What to include in a Request for Quotation (RFQ)

A Request for Quotation (RFQ) is used by buyers to invite suppliers to bid on a part or a project. This article explains the essential composition of an RFQ. Hope makers and hardware entrepreneurs can benefit from it and establish effective communication with suppliers.

1. Contact Information

Name, telephone number, Fax, Email etc of buyer. Contact info of engineers/designers can also be list here as technical contact.
Delivery and billing info can be also added here though the ones on Purchase Order make more sense.

2. Design Specification

Part number, description, drawing number, revision. If not specified on drawing, material, post treatment should be specified here. Attach related drawings, quality codes, instructions etc to RFQ package. Double check legibility of all documents.

3. Quantity

List yearly quantity and per-order quantity.
For new designs, yearly usuage is hard to determine. Ask supplier to quote different quantities will help you make purchase decisions.
For example, if we are launching a new product but we estimate yearly usage of a part to be between 200 and 200k, we can send the following quantity to supplier.
Yearly Per-Order
1,000 1,000
5,000 5,000
20,000 20,000
50,000 50,000
200,000 200,000

4. Packing Requirement

Specify if parts need to be specially packed or labeled.

5. Quality System Demands

Specify if FAI, PPAP, Warranty period, material certificate, CoC etc, are needed. In generally most suppliers would provide basic certificates and FAI for free if order dollar value is greater than a few thousand US dollars.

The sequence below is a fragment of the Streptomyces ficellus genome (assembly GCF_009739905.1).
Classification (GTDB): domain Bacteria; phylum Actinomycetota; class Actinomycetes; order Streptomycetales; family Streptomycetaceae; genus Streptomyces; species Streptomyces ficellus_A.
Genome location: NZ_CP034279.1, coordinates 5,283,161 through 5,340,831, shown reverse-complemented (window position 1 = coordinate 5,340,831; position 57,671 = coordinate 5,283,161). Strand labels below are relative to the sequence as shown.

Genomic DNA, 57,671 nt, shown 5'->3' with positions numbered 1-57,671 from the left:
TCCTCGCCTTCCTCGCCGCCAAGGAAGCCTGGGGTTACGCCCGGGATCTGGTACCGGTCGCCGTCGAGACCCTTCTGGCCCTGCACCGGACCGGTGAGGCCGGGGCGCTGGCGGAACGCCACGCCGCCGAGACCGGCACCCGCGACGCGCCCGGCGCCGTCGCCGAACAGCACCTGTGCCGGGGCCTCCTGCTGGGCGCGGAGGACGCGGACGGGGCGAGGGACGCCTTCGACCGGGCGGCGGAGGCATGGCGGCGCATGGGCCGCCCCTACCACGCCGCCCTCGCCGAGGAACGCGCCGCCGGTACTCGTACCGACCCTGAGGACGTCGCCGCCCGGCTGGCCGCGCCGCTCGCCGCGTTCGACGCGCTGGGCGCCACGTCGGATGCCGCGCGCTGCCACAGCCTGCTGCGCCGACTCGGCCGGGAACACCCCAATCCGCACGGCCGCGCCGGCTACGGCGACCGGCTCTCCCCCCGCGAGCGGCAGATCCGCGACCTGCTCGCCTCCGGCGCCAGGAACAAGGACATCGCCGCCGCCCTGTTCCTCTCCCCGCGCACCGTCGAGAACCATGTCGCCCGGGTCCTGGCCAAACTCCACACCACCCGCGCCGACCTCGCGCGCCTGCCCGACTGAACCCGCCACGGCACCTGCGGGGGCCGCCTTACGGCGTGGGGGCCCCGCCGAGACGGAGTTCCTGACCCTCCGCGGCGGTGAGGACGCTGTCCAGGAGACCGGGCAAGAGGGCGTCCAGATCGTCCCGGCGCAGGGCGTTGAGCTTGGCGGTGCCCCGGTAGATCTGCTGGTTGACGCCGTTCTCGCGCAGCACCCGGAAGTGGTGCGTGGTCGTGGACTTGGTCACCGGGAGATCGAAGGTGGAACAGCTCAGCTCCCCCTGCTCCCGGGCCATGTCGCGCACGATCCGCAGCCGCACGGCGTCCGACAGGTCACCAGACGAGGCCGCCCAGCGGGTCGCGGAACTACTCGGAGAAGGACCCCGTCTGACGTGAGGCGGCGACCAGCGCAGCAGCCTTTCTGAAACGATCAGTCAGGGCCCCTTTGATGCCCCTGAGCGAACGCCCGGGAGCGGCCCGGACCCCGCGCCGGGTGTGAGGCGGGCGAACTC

6. Other terms and conditions

Specify quotation deadline if it is important to you.
Payment term and delivery term may appear here, these are essential parts of Purchase Order.

Choose the right Free 2D CAD

This article is not a comprehensive description of what these tools are, what features they have, or where to get them, since most readers can get these information from their website easily.

Instead, based on the experiences using all these software, I would give a list of key points you should consider when choosing a free CAD package to start your drawings.

Free: the software must be free to use, or has a full-feature free version.
2D: the software must contain every feature a design engineer needs for a professional 2D drawing.
CAD: we are talking about the drawing program, not viewers.


From Dassualt Systems, the producer of 3D CAD tools SolidWorks and Catia.

The best thing is it is available on Windows, Mac and Linux. If you have to use Mac, so far it is the only tool I would recommend.

The DWG format which is now a industry standard of 2D drawing is natively supported by DraftSight. It is supported by AutoCAD and most other editors and viewers.

It uses command-line style input: though many people dislike it but one who was trained with AutoCAD may feel easier.

Solid Edge 2D Drafting

From Siemens, marketed as part of the Velocity Series together with Solid Edge (3D CAD).

Solid Edge 2D Drafting is the best free CAD package for mechanical drawings, period.

It is robust. There are extensive libraries of symbols, tools, templates.

However it is native on Windows only. It uses its own PRT format. but can import other formats such as DWG, DXF. It has no command line input but the interface is easy to use.


It is open source and free. It contains all you need for a professional drawing, though may not as easy to use. It does not require activation or renew of license as the two above do. For any reasons you cannot use DraftSight or Solid Edge 2D Drafting, try LibreCAD.

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